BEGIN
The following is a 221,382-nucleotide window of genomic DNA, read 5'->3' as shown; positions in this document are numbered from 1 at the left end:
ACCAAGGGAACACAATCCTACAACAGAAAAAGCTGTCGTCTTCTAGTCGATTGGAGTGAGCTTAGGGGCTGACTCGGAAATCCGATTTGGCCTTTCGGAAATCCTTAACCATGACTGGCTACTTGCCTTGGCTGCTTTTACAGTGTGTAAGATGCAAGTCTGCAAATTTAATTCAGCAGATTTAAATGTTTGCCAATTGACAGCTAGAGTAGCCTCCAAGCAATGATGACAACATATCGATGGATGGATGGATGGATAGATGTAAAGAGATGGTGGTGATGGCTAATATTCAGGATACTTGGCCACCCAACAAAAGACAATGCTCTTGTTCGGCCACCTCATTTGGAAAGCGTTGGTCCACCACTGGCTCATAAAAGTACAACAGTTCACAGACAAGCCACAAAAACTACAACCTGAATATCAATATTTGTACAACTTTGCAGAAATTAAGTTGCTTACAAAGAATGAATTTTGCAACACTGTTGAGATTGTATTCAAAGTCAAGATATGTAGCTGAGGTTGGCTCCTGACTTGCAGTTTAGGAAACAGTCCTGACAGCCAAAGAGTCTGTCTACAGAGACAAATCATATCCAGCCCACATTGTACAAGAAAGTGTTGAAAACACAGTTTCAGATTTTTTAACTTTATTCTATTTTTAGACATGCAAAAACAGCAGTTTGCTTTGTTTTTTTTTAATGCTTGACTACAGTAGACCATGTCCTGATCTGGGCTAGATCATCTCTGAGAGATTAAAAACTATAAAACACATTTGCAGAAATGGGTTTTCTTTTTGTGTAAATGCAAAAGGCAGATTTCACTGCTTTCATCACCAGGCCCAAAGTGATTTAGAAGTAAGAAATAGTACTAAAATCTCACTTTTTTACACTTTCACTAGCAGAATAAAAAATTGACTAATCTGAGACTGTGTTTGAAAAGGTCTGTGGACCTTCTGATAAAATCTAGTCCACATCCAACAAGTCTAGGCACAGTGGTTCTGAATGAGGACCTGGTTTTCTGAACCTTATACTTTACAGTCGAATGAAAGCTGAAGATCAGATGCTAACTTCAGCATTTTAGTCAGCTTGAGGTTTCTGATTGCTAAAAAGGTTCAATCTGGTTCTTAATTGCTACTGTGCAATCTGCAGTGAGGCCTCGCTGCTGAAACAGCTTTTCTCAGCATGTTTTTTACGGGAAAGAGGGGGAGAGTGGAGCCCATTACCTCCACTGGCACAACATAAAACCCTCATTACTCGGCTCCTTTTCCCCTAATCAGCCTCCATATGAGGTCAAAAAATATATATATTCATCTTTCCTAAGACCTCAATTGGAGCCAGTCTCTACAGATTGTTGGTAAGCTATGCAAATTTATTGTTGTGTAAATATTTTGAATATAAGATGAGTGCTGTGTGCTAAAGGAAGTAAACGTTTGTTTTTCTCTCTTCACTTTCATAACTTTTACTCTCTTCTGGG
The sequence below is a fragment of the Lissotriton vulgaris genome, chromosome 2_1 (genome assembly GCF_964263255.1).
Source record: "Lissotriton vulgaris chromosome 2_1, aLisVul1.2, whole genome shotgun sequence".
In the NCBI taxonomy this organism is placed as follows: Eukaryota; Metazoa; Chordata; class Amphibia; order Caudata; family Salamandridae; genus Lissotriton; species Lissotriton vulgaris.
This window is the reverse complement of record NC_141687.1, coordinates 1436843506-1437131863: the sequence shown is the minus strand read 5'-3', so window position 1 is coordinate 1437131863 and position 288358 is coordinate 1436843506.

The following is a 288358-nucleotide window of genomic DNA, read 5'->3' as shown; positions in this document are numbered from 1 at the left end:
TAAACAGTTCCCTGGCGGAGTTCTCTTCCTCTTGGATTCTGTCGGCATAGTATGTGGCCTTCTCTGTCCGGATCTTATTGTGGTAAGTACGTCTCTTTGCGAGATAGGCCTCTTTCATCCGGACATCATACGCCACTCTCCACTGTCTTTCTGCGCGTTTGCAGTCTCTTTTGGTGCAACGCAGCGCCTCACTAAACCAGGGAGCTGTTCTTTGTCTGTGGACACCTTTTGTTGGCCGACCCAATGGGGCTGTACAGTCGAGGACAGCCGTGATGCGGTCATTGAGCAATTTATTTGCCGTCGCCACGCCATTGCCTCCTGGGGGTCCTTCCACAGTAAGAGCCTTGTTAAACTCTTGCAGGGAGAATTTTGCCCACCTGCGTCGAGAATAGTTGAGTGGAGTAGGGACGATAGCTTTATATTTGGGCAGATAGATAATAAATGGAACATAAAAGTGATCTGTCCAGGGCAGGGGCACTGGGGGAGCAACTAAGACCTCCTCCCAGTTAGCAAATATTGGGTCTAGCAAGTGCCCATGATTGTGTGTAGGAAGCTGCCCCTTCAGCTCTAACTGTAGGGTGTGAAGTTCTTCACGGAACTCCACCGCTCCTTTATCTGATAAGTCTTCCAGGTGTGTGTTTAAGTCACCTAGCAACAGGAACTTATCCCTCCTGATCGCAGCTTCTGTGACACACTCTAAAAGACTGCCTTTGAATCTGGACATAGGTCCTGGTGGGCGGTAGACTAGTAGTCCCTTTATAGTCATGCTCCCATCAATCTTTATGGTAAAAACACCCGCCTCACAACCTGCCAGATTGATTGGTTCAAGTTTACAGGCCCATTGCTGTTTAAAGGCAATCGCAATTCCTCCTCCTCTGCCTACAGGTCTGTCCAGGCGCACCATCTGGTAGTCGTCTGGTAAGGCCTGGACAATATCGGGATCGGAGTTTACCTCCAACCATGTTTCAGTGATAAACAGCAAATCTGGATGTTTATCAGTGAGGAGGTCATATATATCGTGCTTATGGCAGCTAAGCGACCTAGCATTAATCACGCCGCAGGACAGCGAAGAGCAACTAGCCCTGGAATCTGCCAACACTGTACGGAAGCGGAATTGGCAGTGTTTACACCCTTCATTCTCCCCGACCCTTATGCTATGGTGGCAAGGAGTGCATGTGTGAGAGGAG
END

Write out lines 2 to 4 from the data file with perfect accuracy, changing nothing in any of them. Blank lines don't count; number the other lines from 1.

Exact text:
ACCAAGGGAACACAATCCTACAACAGAAAAAGCTGTCGTCTTCTAGTCGATTGGAGTGAGCTTAGGGGCTGACTCGGAAATCCGATTTGGCCTTTCGGAAATCCTTAACCATGACTGGCTACTTGCCTTGGCTGCTTTTACAGTGTGTAAGATGCAAGTCTGCAAATTTAATTCAGCAGATTTAAATGTTTGCCAATTGACAGCTAGAGTAGCCTCCAAGCAATGATGACAACATATCGATGGATGGATGGATGGATAGATGTAAAGAGATGGTGGTGATGGCTAATATTCAGGATACTTGGCCACCCAACAAAAGACAATGCTCTTGTTCGGCCACCTCATTTGGAAAGCGTTGGTCCACCACTGGCTCATAAAAGTACAACAGTTCACAGACAAGCCACAAAAACTACAACCTGAATATCAATATTTGTACAACTTTGCAGAAATTAAGTTGCTTACAAAGAATGAATTTTGCAACACTGTTGAGATTGTATTCAAAGTCAAGATATGTAGCTGAGGTTGGCTCCTGACTTGCAGTTTAGGAAACAGTCCTGACAGCCAAAGAGTCTGTCTACAGAGACAAATCATATCCAGCCCACATTGTACAAGAAAGTGTTGAAAACACAGTTTCAGATTTTTTAACTTTATTCTATTTTTAGACATGCAAAAACAGCAGTTTGCTTTGTTTTTTTTTAATGCTTGACTACAGTAGACCATGTCCTGATCTGGGCTAGATCATCTCTGAGAGATTAAAAACTATAAAACACATTTGCAGAAATGGGTTTTCTTTTTGTGTAAATGCAAAAGGCAGATTTCACTGCTTTCATCACCAGGCCCAAAGTGATTTAGAAGTAAGAAATAGTACTAAAATCTCACTTTTTTACACTTTCACTAGCAGAATAAAAAATTGACTAATCTGAGACTGTGTTTGAAAAGGTCTGTGGACCTTCTGATAAAATCTAGTCCACATCCAACAAGTCTAGGCACAGTGGTTCTGAATGAGGACCTGGTTTTCTGAACCTTATACTTTACAGTCGAATGAAAGCTGAAGATCAGATGCTAACTTCAGCATTTTAGTCAGCTTGAGGTTTCTGATTGCTAAAAAGGTTCAATCTGGTTCTTAATTGCTACTGTGCAATCTGCAGTGAGGCCTCGCTGCTGAAACAGCTTTTCTCAGCATGTTTTTTACGGGAAAGAGGGGGAGAGTGGAGCCCATTACCTCCACTGGCACAACATAAAACCCTCATTACTCGGCTCCTTTTCCCCTAATCAGCCTCCATATGAGGTCAAAAAATATATATATTCATCTTTCCTAAGACCTCAATTGGAGCCAGTCTCTACAGATTGTTGGTAAGCTATGCAAATTTATTGTTGTGTAAATATTTTGAATATAAGATGAGTGCTGTGTGCTAAAGGAAGTAAACGTTTGTTTTTCTCTCTTCACTTTCATAACTTTTACTCTCTTCTGGG
The sequence below is a fragment of the Lissotriton vulgaris genome, chromosome 2_1 (genome assembly GCF_964263255.1).
Source record: "Lissotriton vulgaris chromosome 2_1, aLisVul1.2, whole genome shotgun sequence".